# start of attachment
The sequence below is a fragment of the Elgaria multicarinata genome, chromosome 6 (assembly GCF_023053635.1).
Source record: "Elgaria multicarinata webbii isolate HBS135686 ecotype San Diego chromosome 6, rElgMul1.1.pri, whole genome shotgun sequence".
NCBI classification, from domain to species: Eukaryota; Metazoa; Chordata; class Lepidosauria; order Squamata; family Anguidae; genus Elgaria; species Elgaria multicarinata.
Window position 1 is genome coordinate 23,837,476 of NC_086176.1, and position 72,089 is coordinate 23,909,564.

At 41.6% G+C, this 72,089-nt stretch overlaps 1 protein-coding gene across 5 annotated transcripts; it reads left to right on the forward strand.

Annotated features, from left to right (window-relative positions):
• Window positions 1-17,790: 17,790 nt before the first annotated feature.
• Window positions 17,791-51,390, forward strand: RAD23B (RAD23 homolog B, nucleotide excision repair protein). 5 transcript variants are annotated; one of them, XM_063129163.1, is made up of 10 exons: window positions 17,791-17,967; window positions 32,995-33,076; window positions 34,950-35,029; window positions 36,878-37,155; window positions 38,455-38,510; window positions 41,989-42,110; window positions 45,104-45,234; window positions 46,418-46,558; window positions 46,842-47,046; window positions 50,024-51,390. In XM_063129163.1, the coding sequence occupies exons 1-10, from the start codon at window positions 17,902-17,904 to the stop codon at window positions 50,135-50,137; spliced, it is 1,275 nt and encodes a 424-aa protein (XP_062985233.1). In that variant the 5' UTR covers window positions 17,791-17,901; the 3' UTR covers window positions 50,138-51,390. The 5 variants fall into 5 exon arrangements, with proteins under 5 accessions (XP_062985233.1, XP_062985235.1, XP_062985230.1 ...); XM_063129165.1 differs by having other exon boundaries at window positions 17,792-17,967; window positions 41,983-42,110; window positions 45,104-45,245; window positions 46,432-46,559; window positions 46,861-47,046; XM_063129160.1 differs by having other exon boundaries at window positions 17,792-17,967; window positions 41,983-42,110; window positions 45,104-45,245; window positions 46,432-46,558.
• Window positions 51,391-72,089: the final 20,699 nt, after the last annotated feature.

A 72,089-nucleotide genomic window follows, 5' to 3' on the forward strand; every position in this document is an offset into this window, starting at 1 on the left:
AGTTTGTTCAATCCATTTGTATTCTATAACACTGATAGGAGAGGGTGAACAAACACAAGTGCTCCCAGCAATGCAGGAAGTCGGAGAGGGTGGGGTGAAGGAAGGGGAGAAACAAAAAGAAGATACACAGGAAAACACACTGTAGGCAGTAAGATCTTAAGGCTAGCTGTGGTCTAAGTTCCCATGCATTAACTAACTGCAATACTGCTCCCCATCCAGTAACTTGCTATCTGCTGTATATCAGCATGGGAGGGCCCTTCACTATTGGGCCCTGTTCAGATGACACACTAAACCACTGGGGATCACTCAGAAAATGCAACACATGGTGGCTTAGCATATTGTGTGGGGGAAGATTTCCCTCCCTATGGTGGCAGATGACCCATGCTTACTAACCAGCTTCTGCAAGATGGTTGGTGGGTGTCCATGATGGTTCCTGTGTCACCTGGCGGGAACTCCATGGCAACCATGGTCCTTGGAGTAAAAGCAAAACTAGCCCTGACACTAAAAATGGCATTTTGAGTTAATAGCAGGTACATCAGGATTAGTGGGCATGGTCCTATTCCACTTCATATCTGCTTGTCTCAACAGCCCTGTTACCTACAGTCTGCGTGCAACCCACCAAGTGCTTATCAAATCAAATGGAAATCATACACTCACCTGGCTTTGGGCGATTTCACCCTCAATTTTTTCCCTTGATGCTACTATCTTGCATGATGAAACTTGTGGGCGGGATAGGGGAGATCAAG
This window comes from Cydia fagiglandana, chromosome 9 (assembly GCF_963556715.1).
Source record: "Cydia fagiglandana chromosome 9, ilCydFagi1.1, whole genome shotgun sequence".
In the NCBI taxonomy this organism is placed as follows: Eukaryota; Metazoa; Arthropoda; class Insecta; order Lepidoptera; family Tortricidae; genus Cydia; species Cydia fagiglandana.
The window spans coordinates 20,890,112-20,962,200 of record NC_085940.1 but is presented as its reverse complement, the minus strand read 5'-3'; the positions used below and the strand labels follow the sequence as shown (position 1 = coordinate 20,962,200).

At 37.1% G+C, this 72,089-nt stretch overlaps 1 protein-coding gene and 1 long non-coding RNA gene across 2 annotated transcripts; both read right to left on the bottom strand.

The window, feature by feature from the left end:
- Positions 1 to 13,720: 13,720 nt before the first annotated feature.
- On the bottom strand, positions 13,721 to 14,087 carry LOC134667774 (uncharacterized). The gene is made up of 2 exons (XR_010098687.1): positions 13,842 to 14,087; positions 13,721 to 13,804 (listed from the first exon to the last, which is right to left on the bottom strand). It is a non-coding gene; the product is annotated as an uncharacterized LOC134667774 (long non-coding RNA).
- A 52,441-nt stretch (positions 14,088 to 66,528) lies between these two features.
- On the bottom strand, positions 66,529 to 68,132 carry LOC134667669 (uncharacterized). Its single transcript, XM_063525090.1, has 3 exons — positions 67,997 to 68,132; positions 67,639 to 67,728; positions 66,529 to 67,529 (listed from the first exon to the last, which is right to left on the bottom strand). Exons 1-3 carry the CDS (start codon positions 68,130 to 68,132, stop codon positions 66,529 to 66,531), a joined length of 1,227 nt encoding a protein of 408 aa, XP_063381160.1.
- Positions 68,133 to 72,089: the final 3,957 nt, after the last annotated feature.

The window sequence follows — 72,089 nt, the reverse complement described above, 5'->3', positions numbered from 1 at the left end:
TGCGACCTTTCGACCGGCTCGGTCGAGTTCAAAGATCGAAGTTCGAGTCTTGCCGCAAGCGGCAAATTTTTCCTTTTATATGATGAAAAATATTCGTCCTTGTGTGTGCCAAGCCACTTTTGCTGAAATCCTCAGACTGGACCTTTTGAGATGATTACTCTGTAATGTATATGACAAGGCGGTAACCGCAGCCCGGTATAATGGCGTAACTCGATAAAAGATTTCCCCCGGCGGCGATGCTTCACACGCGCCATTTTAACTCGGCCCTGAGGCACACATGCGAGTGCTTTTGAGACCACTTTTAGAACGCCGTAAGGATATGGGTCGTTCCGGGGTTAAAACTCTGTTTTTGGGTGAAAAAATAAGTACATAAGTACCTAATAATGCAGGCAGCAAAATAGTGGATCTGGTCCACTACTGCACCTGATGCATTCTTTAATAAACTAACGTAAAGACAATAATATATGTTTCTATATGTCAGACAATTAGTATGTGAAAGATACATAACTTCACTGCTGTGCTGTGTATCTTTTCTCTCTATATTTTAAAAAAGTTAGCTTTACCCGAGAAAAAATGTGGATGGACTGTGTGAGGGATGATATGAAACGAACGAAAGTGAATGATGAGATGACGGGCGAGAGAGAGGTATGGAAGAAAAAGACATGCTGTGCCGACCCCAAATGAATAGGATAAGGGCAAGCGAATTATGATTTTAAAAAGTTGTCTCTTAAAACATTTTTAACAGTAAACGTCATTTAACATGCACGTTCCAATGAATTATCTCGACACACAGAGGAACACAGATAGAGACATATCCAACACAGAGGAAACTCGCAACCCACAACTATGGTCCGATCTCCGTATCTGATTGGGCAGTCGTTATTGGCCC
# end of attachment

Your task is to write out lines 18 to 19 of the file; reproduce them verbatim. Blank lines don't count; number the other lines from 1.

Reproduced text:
- Positions 1 to 13,720: 13,720 nt before the first annotated feature.
- On the bottom strand, positions 13,721 to 14,087 carry LOC134667774 (uncharacterized). The gene is made up of 2 exons (XR_010098687.1): positions 13,842 to 14,087; positions 13,721 to 13,804 (listed from the first exon to the last, which is right to left on the bottom strand). It is a non-coding gene; the product is annotated as an uncharacterized LOC134667774 (long non-coding RNA).